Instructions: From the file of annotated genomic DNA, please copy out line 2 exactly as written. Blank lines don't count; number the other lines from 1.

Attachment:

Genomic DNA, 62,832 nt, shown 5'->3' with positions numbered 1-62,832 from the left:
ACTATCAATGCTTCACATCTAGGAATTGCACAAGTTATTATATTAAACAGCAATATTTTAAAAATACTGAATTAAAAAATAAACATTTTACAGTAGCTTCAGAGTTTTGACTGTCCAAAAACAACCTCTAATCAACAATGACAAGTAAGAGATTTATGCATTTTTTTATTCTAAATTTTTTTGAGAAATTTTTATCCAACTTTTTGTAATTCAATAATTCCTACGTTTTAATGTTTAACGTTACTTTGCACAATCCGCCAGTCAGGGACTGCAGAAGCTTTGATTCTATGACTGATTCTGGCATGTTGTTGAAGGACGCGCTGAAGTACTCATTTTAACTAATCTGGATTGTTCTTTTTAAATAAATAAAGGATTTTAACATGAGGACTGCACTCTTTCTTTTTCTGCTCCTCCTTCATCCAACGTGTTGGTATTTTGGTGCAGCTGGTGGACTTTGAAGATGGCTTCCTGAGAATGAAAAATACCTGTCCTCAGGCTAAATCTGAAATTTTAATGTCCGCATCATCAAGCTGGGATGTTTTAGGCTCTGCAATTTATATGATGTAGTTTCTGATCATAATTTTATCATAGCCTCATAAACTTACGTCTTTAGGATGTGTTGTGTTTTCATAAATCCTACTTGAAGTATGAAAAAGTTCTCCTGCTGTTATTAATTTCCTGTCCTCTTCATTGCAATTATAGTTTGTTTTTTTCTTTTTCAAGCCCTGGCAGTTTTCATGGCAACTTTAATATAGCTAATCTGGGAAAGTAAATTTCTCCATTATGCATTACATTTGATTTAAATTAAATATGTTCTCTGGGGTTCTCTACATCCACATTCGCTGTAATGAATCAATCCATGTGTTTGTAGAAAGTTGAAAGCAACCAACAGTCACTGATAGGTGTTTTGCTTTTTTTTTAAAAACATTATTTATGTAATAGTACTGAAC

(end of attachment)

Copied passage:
ACTATCAATGCTTCACATCTAGGAATTGCACAAGTTATTATATTAAACAGCAATATTTTAAAAATACTGAATTAAAAAATAAACATTTTACAGTAGCTTCAGAGTTTTGACTGTCCAAAAACAACCTCTAATCAACAATGACAAGTAAGAGATTTATGCATTTTTTTATTCTAAATTTTTTTGAGAAATTTTTATCCAACTTTTTGTAATTCAATAATTCCTACGTTTTAATGTTTAACGTTACTTTGCACAATCCGCCAGTCAGGGACTGCAGAAGCTTTGATTCTATGACTGATTCTGGCATGTTGTTGAAGGACGCGCTGAAGTACTCATTTTAACTAATCTGGATTGTTCTTTTTAAATAAATAAAGGATTTTAACATGAGGACTGCACTCTTTCTTTTTCTGCTCCTCCTTCATCCAACGTGTTGGTATTTTGGTGCAGCTGGTGGACTTTGAAGATGGCTTCCTGAGAATGAAAAATACCTGTCCTCAGGCTAAATCTGAAATTTTAATGTCCGCATCATCAAGCTGGGATGTTTTAGGCTCTGCAATTTATATGATGTAGTTTCTGATCATAATTTTATCATAGCCTCATAAACTTACGTCTTTAGGATGTGTTGTGTTTTCATAAATCCTACTTGAAGTATGAAAAAGTTCTCCTGCTGTTATTAATTTCCTGTCCTCTTCATTGCAATTATAGTTTGTTTTTTTCTTTTTCAAGCCCTGGCAGTTTTCATGGCAACTTTAATATAGCTAATCTGGGAAAGTAAATTTCTCCATTATGCATTACATTTGATTTAAATTAAATATGTTCTCTGGGGTTCTCTACATCCACATTCGCTGTAATGAATCAATCCATGTGTTTGTAGAAAGTTGAAAGCAACCAACAGTCACTGATAGGTGTTTTGCTTTTTTTTTAAAAACATTATTTATGTAATAGTACTGAAC